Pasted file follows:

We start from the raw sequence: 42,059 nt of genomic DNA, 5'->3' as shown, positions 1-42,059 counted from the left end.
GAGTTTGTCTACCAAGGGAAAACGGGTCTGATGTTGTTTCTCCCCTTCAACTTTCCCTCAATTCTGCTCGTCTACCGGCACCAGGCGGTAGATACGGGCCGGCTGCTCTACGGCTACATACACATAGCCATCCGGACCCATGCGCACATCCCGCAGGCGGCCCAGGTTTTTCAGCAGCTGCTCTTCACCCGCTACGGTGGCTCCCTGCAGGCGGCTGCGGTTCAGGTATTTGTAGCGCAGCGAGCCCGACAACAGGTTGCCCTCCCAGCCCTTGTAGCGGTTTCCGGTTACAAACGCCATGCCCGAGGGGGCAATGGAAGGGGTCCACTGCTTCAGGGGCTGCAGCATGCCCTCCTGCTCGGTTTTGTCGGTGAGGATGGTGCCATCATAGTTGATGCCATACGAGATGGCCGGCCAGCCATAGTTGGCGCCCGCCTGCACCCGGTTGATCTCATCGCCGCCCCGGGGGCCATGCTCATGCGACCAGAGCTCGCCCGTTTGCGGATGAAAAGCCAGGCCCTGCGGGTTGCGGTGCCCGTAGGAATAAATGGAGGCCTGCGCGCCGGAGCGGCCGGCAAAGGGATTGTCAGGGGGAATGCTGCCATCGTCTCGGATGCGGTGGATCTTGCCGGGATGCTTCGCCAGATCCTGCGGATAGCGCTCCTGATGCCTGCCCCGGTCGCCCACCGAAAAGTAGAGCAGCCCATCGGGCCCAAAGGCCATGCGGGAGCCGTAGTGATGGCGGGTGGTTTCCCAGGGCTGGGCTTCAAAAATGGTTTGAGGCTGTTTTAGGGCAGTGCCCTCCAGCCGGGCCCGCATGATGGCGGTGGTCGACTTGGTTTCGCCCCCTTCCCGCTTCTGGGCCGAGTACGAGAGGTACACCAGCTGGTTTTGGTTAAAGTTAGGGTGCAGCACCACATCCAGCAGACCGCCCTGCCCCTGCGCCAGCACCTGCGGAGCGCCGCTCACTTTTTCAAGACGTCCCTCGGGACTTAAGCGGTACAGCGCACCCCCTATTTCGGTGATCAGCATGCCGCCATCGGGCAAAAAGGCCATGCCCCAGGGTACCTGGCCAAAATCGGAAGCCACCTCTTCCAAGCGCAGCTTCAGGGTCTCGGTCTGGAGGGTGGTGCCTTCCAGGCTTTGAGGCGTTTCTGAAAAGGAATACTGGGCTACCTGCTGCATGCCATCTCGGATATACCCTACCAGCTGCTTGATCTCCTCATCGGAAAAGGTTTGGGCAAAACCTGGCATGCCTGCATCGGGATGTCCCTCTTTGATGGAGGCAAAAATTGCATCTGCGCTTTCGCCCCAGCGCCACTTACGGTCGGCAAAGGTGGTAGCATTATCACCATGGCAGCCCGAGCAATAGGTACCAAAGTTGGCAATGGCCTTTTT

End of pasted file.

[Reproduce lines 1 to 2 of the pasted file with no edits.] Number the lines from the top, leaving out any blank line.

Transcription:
We start from the raw sequence: 42,059 nt of genomic DNA, 5'->3' as shown, positions 1-42,059 counted from the left end.
GAGTTTGTCTACCAAGGGAAAACGGGTCTGATGTTGTTTCTCCCCTTCAACTTTCCCTCAATTCTGCTCGTCTACCGGCACCAGGCGGTAGATACGGGCCGGCTGCTCTACGGCTACATACACATAGCCATCCGGACCCATGCGCACATCCCGCAGGCGGCCCAGGTTTTTCAGCAGCTGCTCTTCACCCGCTACGGTGGCTCCCTGCAGGCGGCTGCGGTTCAGGTATTTGTAGCGCAGCGAGCCCGACAACAGGTTGCCCTCCCAGCCCTTGTAGCGGTTTCCGGTTACAAACGCCATGCCCGAGGGGGCAATGGAAGGGGTCCACTGCTTCAGGGGCTGCAGCATGCCCTCCTGCTCGGTTTTGTCGGTGAGGATGGTGCCATCATAGTTGATGCCATACGAGATGGCCGGCCAGCCATAGTTGGCGCCCGCCTGCACCCGGTTGATCTCATCGCCGCCCCGGGGGCCATGCTCATGCGACCAGAGCTCGCCCGTTTGCGGATGAAAAGCCAGGCCCTGCGGGTTGCGGTGCCCGTAGGAATAAATGGAGGCCTGCGCGCCGGAGCGGCCGGCAAAGGGATTGTCAGGGGGAATGCTGCCATCGTCTCGGATGCGGTGGATCTTGCCGGGATGCTTCGCCAGATCCTGCGGATAGCGCTCCTGATGCCTGCCCCGGTCGCCCACCGAAAAGTAGAGCAGCCCATCGGGCCCAAAGGCCATGCGGGAGCCGTAGTGATGGCGGGTGGTTTCCCAGGGCTGGGCTTCAAAAATGGTTTGAGGCTGTTTTAGGGCAGTGCCCTCCAGCCGGGCCCGCATGATGGCGGTGGTCGACTTGGTTTCGCCCCCTTCCCGCTTCTGGGCCGAGTACGAGAGGTACACCAGCTGGTTTTGGTTAAAGTTAGGGTGCAGCACCACATCCAGCAGACCGCCCTGCCCCTGCGCCAGCACCTGCGGAGCGCCGCTCACTTTTTCAAGACGTCCCTCGGGACTTAAGCGGTACAGCGCACCCCCTATTTCGGTGATCAGCATGCCGCCATCGGGCAAAAAGGCCATGCCCCAGGGTACCTGGCCAAAATCGGAAGCCACCTCTTCCAAGCGCAGCTTCAGGGTCTCGGTCTGGAGGGTGGTGCCTTCCAGGCTTTGAGGCGTTTCTGAAAAGGAATACTGGGCTACCTGCTGCATGCCATCTCGGATATACCCTACCAGCTGCTTGATCTCCTCATCGGAAAAGGTTTGGGCAAAACCTGGCATGCCTGCATCGGGATGTCCCTCTTTGATGGAGGCAAAAATTGCATCTGCGCTTTCGCCCCAGCGCCACTTACGGTCGGCAAAGGTGGTAGCATTATCACCATGGCAGCCCGAGCAATAGGTACCAAAGTTGGCAATGGCCTTTTT